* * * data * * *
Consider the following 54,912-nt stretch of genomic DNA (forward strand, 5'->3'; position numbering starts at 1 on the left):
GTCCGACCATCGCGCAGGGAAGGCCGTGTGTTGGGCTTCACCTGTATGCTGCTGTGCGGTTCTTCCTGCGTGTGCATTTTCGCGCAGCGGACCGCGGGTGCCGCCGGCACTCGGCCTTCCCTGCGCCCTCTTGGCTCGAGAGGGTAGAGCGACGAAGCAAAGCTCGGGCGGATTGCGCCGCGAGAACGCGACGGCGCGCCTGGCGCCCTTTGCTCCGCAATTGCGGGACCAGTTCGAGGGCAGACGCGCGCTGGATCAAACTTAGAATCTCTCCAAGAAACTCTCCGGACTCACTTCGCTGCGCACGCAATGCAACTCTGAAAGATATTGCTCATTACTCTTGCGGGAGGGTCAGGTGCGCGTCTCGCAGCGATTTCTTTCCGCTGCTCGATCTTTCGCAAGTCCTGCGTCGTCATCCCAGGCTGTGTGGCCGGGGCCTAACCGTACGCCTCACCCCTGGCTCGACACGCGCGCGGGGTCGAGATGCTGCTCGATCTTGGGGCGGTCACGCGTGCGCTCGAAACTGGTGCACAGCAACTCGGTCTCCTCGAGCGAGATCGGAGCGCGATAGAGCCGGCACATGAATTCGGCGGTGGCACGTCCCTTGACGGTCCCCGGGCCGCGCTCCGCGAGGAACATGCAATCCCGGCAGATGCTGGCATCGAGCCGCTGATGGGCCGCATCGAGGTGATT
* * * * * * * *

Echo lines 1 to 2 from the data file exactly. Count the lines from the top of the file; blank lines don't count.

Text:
Consider the following 54,912-nt stretch of genomic DNA (forward strand, 5'->3'; position numbering starts at 1 on the left):
GTCCGACCATCGCGCAGGGAAGGCCGTGTGTTGGGCTTCACCTGTATGCTGCTGTGCGGTTCTTCCTGCGTGTGCATTTTCGCGCAGCGGACCGCGGGTGCCGCCGGCACTCGGCCTTCCCTGCGCCCTCTTGGCTCGAGAGGGTAGAGCGACGAAGCAAAGCTCGGGCGGATTGCGCCGCGAGAACGCGACGGCGCGCCTGGCGCCCTTTGCTCCGCAATTGCGGGACCAGTTCGAGGGCAGACGCGCGCTGGATCAAACTTAGAATCTCTCCAAGAAACTCTCCGGACTCACTTCGCTGCGCACGCAATGCAACTCTGAAAGATATTGCTCATTACTCTTGCGGGAGGGTCAGGTGCGCGTCTCGCAGCGATTTCTTTCCGCTGCTCGATCTTTCGCAAGTCCTGCGTCGTCATCCCAGGCTGTGTGGCCGGGGCCTAACCGTACGCCTCACCCCTGGCTCGACACGCGCGCGGGGTCGAGATGCTGCTCGATCTTGGGGCGGTCACGCGTGCGCTCGAAACTGGTGCACAGCAACTCGGTCTCCTCGAGCGAGATCGGAGCGCGATAGAGCCGGCACATGAATTCGGCGGTGGCACGTCCCTTGACGGTCCCCGGGCCGCGCTCCGCGAGGAACATGCAATCCCGGCAGATGCTGGCATCGAGCCGCTGATGGGCCGCATCGAGGTGATT